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Tailoring the physical and chemical properties of nano-carriers could help enhance anti-cancer therapies

Read time: 2 mins1 Dec 2017

Scientists from the Indian Institute of Technology (IIT) - Gandhinagar have extensively reviewed how the physical and chemical properties of nano-carriers in drugs can enhance their ability to fight cancer, while at the same time minimize the harm caused to other healthy tissues.

Many cancer patients regularly undergo harsh chemotherapy treatments in order to fight cancer, which often debilitates the patient’s body to a great extent, as it can also affect healthy tissue along with the cancerous ones. In order to overcome these side effects, and specifically, increase the efficacy of chemotherapeutic drugs against cancer cells, scientists have been trying to come up with various kinds of nanoparticle-based drug-carrier systems that can deliver the drug to the cancerous tissues in a targeted fashion, without harming the healthy tissues.

To be a viable nano-carrier used for delivering anti-cancer drugs in a patient’s body, the nanoparticle material must have various desirable characteristics. For example, it should be able to attach to the tissue and subsequently release the said drugs in a controlled fashion. The nano-carrier complex should also be stable until it reaches the cancerous tissue and release the drugs there. The nano-carrier material should also be easily excreted out of the patient’s body once it achieves its objectives. Not surprisingly, the physical and chemical properties of the nanoparticle material are important determinants of the above said characteristics of an ideal nano-carrier.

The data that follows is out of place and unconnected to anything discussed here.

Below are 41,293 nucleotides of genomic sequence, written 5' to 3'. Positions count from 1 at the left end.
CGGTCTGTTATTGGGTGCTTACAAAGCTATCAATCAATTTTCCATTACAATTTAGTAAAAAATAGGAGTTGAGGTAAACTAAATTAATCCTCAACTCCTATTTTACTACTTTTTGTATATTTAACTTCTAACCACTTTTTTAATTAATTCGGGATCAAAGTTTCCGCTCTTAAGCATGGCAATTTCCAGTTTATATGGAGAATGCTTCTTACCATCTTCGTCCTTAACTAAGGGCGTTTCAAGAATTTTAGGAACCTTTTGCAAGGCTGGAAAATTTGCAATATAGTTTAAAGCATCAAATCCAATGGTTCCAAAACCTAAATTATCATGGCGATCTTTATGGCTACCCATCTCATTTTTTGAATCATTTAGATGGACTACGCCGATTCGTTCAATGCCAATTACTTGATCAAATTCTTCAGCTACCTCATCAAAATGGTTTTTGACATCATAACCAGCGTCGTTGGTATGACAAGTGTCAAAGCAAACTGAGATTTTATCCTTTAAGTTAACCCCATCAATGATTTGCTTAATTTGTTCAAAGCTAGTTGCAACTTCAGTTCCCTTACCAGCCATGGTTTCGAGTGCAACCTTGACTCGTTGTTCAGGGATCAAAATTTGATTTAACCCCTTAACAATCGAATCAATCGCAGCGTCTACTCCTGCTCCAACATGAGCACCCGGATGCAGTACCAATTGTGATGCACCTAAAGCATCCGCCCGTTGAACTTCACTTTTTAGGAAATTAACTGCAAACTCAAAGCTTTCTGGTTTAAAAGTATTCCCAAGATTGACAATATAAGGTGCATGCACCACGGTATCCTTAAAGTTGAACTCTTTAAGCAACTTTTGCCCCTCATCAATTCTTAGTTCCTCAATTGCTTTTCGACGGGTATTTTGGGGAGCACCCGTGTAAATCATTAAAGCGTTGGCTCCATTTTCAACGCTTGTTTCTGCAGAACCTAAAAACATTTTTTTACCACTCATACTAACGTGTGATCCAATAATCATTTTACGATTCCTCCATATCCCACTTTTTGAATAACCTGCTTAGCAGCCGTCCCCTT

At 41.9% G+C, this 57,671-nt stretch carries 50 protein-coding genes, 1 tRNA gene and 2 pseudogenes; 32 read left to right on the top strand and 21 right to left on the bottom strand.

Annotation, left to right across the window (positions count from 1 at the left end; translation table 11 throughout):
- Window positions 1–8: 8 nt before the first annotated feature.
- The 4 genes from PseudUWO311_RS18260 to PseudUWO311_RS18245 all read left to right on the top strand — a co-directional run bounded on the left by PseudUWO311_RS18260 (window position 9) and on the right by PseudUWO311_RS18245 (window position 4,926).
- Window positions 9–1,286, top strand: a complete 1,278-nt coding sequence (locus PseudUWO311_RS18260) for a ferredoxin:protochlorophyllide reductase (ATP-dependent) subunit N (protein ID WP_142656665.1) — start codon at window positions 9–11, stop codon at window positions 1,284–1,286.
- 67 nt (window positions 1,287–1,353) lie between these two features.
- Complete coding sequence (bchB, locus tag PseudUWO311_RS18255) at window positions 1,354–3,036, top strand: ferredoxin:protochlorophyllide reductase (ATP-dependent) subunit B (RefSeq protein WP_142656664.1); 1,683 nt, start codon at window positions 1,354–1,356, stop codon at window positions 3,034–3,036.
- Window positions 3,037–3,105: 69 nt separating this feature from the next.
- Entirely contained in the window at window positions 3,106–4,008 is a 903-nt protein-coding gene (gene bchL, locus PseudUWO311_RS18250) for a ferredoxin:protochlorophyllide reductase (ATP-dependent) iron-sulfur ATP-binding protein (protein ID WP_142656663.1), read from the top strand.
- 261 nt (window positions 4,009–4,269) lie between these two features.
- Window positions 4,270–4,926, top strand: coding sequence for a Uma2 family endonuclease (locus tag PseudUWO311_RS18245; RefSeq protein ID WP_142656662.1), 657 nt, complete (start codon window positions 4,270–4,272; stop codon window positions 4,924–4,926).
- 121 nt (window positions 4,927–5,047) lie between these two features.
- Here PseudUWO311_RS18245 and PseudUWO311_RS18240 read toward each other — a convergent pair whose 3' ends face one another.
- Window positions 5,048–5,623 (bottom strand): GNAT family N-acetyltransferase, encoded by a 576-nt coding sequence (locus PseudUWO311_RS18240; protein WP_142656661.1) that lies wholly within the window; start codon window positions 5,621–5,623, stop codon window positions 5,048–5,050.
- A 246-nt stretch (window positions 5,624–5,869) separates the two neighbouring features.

The scientists at IIT-Gandhinagar explain that tailoring these physical and chemical properties of nano-carriers could be the best way to influence the reactivity and interaction of these nano-carriers in the internal environment of a patient’s body. In their review, they discuss how various factors like size, shape, aspect ratio, solubility and surface chemistry can affect the efficiency of nano-carriers in delivering drugs inside the patient’s body.

Such extensive studies on optimising the characteristics of nano-carriers could greatly help us get a step closer to the ideal anti-cancer therapy, and also offers a ray of hope to patients, in overcoming the harsh side effects of chemotherapy treatments.